{¶ 14} First, the terms of the will and trust in themselves demonstrate that plaintiffs had the expectancy of an inheritance from Kaminski.4  Kaim interfered with that expectancy by inducing Kaminski to transfer the $350,000 to him.   While Kaim points to evidence that he was friends with the decedent for  many years before her death, the jury did not clearly go astray by rejecting his assertion that the money was a gift to him.   Sister Mary Celeste testified that she overheard Kaim say to Kaminski, “Don't give the money to the government because the government has enough money.   Give me the money.”   Kaminski then wrote a check and gave it to Kaim.   Kaim took it and promised that he would give money to Sister Mary Celeste every month.   This testimony provides competent, credible evidence that Kaminski did not intend the money as a gift to Kaim.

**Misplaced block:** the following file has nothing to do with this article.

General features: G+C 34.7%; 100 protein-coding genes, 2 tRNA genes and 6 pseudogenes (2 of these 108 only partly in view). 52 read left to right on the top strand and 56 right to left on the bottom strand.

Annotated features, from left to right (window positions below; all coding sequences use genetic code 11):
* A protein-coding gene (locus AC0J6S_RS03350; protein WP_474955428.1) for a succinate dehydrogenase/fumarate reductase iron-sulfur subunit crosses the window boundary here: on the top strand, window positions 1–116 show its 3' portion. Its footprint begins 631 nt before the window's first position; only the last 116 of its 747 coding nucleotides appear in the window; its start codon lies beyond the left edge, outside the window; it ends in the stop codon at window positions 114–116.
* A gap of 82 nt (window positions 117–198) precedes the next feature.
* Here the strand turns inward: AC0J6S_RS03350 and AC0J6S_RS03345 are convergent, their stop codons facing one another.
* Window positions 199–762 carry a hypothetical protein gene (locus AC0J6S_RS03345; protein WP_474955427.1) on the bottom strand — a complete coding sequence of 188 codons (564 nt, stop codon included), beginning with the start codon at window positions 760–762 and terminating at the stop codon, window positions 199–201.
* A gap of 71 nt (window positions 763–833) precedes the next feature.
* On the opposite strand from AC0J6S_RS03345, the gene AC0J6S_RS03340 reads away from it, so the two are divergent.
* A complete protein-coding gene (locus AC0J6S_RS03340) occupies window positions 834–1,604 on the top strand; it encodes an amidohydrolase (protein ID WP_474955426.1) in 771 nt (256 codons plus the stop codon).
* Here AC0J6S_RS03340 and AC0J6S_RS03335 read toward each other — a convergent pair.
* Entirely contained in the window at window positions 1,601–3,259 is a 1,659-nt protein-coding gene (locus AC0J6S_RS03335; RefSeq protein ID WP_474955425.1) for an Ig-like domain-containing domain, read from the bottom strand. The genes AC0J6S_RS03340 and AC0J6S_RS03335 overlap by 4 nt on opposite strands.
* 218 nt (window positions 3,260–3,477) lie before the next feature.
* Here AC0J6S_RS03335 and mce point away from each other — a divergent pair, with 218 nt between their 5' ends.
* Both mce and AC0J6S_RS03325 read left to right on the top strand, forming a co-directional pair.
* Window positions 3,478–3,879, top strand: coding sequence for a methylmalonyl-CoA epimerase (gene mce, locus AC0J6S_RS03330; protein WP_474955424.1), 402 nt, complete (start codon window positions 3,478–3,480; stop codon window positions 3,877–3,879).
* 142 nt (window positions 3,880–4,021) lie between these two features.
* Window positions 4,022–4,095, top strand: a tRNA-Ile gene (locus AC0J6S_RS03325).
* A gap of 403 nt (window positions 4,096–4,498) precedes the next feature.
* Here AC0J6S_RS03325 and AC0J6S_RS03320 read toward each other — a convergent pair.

{¶ 15} Furthermore, Kaminski was 93 years old at the time of this transfer.   Her nephew, plaintiff Kenneth Sull, testified that her health had declined after her husband passed away in 2001.   Another nephew, James Sull, testified that Kaminski feared that she would lose everything she had if she had to go into a nursing home.   This testimony provided competent, credible evidence that Kaminski's fear, together with her advanced age and declining health, made her subject to undue influence and fraud.   There was competent, credible evidence from which the jury could have determined that Kaim induced Kaminski to give him the money by promising to protect it from the government and use it to support Sister Mary Celeste and that this promise was false because (1) Kaim actually used most of the money to purchase an annuity for himself and to pay his substantial debts and (2) his promised payments to Sister Mary Celeste ended when Kaminski died.